Ethics Doesn’t Care That Pete Had 4,256 base hits

Pete RoseThe commissioner of Major League Baseball had a clear choice. He could have satisfied legions of fans, autograph hounds and several “on-air’s” by lifting the permanent ban on Pete Rose, or he could have taken the ethical route and respected the game enough to keep the ban in place. He chose ethics. Rob Manfred, not Pete Rose, is our hero.

We are living in an era where people are more concerned with talking over each other rather than to each other and where the perception of good ethics are often more relative than absolute. It is a serious problem obviously not just for sports, but for society in general.

We believe the lack of concern many have for what is right, versus what they want right here and right now, is a major contributor to a societal lack of tolerance, respect and appreciation for one another.

Do we appreciate the skills and the legacy of Pete Rose? Yes, who wouldn’t? Is it enough to gain him entry into the HOF? In our opinion, no. For us to say otherwise is to disregard what is ethically right in favor of those screaming the loudest of what they want “here and now.”

You see, ethics doesn’t care whether Pete Rose got 4,000 base hits or 40,000. Ethics doesn’t extoll the virtues of a pitcher with a 101 mph fastball and a subterranean ERA if he beats his spouse into submission whenever he gets liquored-up. Ethics still regards him as a bum.

Many fans of every sport, are more than content to “put this or that incident behind us,” especially when it concerns “our” teams and “our” players. It is the relative battle-cry. We are willing to overlook bad behaviors because it fits our own historical narratives and rationale.

Many sports fans are very willing to forgive behaviors of their favorite athletes, coaches and even association executives for acts they would never forgive if those acts were inflicted on their own family members, fellow parishioners, friends or business associates. In sports, as in life, there must be ethical accountability. Despite the times or the situations, ethics endure.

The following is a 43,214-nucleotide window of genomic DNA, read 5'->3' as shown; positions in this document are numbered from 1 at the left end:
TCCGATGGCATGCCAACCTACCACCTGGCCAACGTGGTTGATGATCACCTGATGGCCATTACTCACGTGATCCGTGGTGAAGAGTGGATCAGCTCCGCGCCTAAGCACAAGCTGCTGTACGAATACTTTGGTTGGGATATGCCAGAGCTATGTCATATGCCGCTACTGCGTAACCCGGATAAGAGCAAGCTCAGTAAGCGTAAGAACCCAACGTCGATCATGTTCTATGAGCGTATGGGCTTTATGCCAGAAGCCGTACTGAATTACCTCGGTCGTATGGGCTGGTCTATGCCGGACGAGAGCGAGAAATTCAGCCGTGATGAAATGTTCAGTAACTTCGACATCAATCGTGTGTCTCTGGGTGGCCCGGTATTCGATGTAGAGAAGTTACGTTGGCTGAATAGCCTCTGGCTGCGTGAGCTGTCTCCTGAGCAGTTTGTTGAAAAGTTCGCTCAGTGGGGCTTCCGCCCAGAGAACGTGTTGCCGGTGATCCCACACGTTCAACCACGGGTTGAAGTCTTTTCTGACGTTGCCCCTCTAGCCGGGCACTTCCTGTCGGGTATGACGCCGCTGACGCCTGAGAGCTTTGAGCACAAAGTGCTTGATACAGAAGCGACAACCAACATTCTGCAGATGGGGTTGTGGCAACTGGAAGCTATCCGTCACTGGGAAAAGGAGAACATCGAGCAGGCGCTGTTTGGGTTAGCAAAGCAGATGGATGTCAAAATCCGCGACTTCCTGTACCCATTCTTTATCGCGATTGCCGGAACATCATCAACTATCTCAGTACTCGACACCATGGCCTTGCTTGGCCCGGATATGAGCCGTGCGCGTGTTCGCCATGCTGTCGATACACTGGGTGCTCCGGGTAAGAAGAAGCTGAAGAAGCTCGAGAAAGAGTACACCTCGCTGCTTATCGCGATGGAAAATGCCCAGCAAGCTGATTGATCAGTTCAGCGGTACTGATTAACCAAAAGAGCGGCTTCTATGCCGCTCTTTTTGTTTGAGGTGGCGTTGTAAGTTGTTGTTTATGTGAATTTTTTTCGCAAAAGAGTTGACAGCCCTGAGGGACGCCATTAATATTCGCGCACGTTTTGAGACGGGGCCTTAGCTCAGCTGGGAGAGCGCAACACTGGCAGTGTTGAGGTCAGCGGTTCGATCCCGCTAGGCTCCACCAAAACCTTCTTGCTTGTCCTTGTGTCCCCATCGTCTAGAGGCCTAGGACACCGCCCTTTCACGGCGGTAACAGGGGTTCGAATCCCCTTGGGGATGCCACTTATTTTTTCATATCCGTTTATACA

Betting on sports

Professional baseball players are prohibited from betting on baseball. There is absolutely nothing new about that. It is not a mystery. It is not a gray area and it should not be a surprise to any fan no matter how much they think a player’s autograph might be worth. That’s it. Those are the rules. If an athlete doesn’t like the rule, don’t play the game.

Professional athletes betting on their own sport are potentially more damaging to the product on the field than almost any other off the field behavior imaginable. Unlike many team sports, in baseball a guy betting against his team can seriously impact the outcome and the wager through his on the field actions. In no way are we suggesting Pete Rose would have done such a thing, but another player might have done so if given the opportunity. Hence, the rule.

Pete Rose changed his story regarding betting on sports (and baseball in particular) many times over the years. At first he vehemently denied any sports bets, then he admitted to gambling on sports, then to gambling on baseball as a manager, then to gambling on baseball as a player, then it was found he had gambled on his own team. He made each new admission after each time the evidence caught up with him.

Bad choices will lead to bad consequences each and every time. It cannot be escaped. On the level of “admiration” for his skills we feel badly for Mr. Rose. Ethically, there is little sympathy. Perhaps, just perhaps, if at the very beginning he had come clean, told the sports world he had a gambling problem and threw himself on the mercy of the commissioner the outcome might have been different. It didn’t happen that way. He knew exactly what he was doing. He is 25 or more years too late with his attempts at slate-cleaning.

Like it or not. Bad choices lead to bad consequences. Even the HOF cannot change that. In fact, none of us can.

 

 

 

 

 

 

 

 

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